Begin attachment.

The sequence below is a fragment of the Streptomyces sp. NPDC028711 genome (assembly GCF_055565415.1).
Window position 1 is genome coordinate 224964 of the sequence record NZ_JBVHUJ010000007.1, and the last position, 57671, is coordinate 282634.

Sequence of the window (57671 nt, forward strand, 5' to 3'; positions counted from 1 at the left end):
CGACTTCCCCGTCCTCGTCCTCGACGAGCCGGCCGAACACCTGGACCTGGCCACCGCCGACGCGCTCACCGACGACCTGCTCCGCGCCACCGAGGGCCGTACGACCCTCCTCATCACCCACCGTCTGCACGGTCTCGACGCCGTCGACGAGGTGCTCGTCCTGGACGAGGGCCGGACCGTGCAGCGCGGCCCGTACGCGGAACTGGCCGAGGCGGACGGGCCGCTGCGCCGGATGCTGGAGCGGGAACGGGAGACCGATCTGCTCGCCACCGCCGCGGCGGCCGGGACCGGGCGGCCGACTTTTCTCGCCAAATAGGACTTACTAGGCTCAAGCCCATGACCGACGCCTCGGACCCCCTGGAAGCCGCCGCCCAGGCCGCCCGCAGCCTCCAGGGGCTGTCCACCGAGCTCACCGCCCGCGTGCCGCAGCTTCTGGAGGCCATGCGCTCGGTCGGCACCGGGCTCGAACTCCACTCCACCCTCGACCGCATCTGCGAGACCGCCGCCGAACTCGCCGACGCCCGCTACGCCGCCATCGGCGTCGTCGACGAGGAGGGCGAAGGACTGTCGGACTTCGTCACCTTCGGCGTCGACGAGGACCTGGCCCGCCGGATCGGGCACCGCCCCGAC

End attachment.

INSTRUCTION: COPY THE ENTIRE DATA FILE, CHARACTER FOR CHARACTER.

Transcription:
The sequence below is a fragment of the Streptomyces sp. NPDC028711 genome (assembly GCF_055565415.1).
Window position 1 is genome coordinate 224964 of the sequence record NZ_JBVHUJ010000007.1, and the last position, 57671, is coordinate 282634.

Sequence of the window (57671 nt, forward strand, 5' to 3'; positions counted from 1 at the left end):
CGACTTCCCCGTCCTCGTCCTCGACGAGCCGGCCGAACACCTGGACCTGGCCACCGCCGACGCGCTCACCGACGACCTGCTCCGCGCCACCGAGGGCCGTACGACCCTCCTCATCACCCACCGTCTGCACGGTCTCGACGCCGTCGACGAGGTGCTCGTCCTGGACGAGGGCCGGACCGTGCAGCGCGGCCCGTACGCGGAACTGGCCGAGGCGGACGGGCCGCTGCGCCGGATGCTGGAGCGGGAACGGGAGACCGATCTGCTCGCCACCGCCGCGGCGGCCGGGACCGGGCGGCCGACTTTTCTCGCCAAATAGGACTTACTAGGCTCAAGCCCATGACCGACGCCTCGGACCCCCTGGAAGCCGCCGCCCAGGCCGCCCGCAGCCTCCAGGGGCTGTCCACCGAGCTCACCGCCCGCGTGCCGCAGCTTCTGGAGGCCATGCGCTCGGTCGGCACCGGGCTCGAACTCCACTCCACCCTCGACCGCATCTGCGAGACCGCCGCCGAACTCGCCGACGCCCGCTACGCCGCCATCGGCGTCGTCGACGAGGAGGGCGAAGGACTGTCGGACTTCGTCACCTTCGGCGTCGACGAGGACCTGGCCCGCCGGATCGGGCACCGCCCCGAC